b. 20/11/1817 Valenciennes, France. d. 28/11/1904 London.
Sir Collingwood Dickson (1817-1904) was born in Valenciennes, France on 20th November 1817, the 3rd son of Major-General Sir Alexander Dickson, GCB, Royal Artillery and the grandson of the late Admiral William Dickson and his mother was Eulalia Briones who was of Spanish heritage.
Collingwood was educated at the Royal Military Academy, Woolwich and followed his father into the Royal Artillery as a 2nd Lieutenant on 18th December 1835. He was promoted to Captain and Brevet Major in 1846. On 14th January 1847, he married Harriet, the daughter of Reverend Thomas Burnaby, he was the vicar of Blakesley, Northamptonshire. They would be married for 47 years before Harriet’s death in 1894. He was promoted to Major in 1848, and in 1854, he became Lieutenant Colonel. He served on the staff of Lord Raglan in the Crimea from 1854-55, and was present at the affairs of Balganac and Mackenzie’s Farm, the Battles of Alma and Inkerman, capture of Balaklava, the expedition to Kertch, and the Siege of Sebastopol.
On 17th October 1854, when the batteries of the right flank had run short of powder, he displayed great coolness in directing the unloading of several wagons of the field battery which were brought up to the trenches to supply the want, and having personally assisted in carrying the powder-barrels under a severe fire from the enemy. Dickson was awarded the VC for this action and was gazetted on 24th February 1857. He would be presented with his medal by Queen Victoria at Hyde Park on 26th June 1857. He was also awarded the Crimean Medal with four clasps, the Legion of Honour, Turkish Medal and the Second Class of the Medjidie.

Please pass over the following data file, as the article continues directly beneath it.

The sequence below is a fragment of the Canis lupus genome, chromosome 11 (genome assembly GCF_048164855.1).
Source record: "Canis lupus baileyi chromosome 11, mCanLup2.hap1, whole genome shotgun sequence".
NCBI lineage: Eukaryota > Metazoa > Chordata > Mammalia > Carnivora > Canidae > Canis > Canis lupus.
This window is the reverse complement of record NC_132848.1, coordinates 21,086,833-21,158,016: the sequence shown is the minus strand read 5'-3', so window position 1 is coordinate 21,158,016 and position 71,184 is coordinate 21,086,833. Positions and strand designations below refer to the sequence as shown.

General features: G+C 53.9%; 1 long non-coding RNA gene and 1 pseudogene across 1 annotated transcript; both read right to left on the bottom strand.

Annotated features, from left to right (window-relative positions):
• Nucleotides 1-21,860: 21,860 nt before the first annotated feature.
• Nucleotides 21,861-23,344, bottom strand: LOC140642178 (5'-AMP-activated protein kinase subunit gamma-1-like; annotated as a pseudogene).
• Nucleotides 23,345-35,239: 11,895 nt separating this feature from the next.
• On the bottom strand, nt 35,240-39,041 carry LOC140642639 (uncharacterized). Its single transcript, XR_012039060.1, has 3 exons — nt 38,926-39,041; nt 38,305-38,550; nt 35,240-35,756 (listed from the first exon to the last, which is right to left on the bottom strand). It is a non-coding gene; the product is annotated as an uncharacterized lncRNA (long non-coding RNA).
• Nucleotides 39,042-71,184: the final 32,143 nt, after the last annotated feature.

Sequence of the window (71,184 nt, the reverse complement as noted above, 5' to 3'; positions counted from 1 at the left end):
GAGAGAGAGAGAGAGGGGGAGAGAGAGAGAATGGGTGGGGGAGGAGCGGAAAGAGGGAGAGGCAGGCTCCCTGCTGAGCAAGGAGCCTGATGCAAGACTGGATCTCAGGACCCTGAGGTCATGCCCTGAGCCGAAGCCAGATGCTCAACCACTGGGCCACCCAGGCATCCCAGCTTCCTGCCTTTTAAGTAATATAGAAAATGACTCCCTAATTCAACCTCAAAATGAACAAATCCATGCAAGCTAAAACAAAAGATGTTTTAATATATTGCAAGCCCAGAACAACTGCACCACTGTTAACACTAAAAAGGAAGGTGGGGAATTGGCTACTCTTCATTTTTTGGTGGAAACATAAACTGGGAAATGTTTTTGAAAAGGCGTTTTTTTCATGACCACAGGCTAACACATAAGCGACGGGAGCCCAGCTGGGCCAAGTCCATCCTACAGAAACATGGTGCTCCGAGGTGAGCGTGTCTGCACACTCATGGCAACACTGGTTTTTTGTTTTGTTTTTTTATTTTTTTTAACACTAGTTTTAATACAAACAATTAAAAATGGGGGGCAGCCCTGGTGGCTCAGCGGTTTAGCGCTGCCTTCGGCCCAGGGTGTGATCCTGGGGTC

From 1856 to 1862 he was Assistant Adjutant-General for Royal Artillery in Ireland, and was promoted to the rank of substantive Colonel on 5th April 1866, and Major-General in the same year. From 1870 to 1875 he was Inspector-General of Artillery. In 1871, he was created KCB, and was promoted to Lieutenant General in 1876. He was promoted to General in 1877, and he finally retired on 20th November 1884 in which he was awarded the Grand Cross of the Bath. From 1881 to 1885, he was President of the Ordnance Committee at the War Office.
General Sir Collingwood Dickson died at his home, 70 Claverton Street, South West London, on 28th November 1904, aged 87. He was buried in Kensal Green Cemetery, West London. His medals are held by the Royal Artillery Museum, Woolwich.
LOCATION OF MEDAL: ROYAL ARTILLERY MUSEUM, WOOLWICH, LONDON.
BURIAL PLACE: KENSAL GREEN CEMETERY, WEST LONDON.
Sir Collingwood Dickson's medals including his VC on display at the Royal Artillery Museum, Woolwich (Jan 2015).
Cemetery Plan courtesy of Kevin Brazier
SQUARE 112/2, PLOT 34633
Collingwood Dickson's portrait in Royal Artillery Museum (Jan 2015)
RA Chapel, Woolwich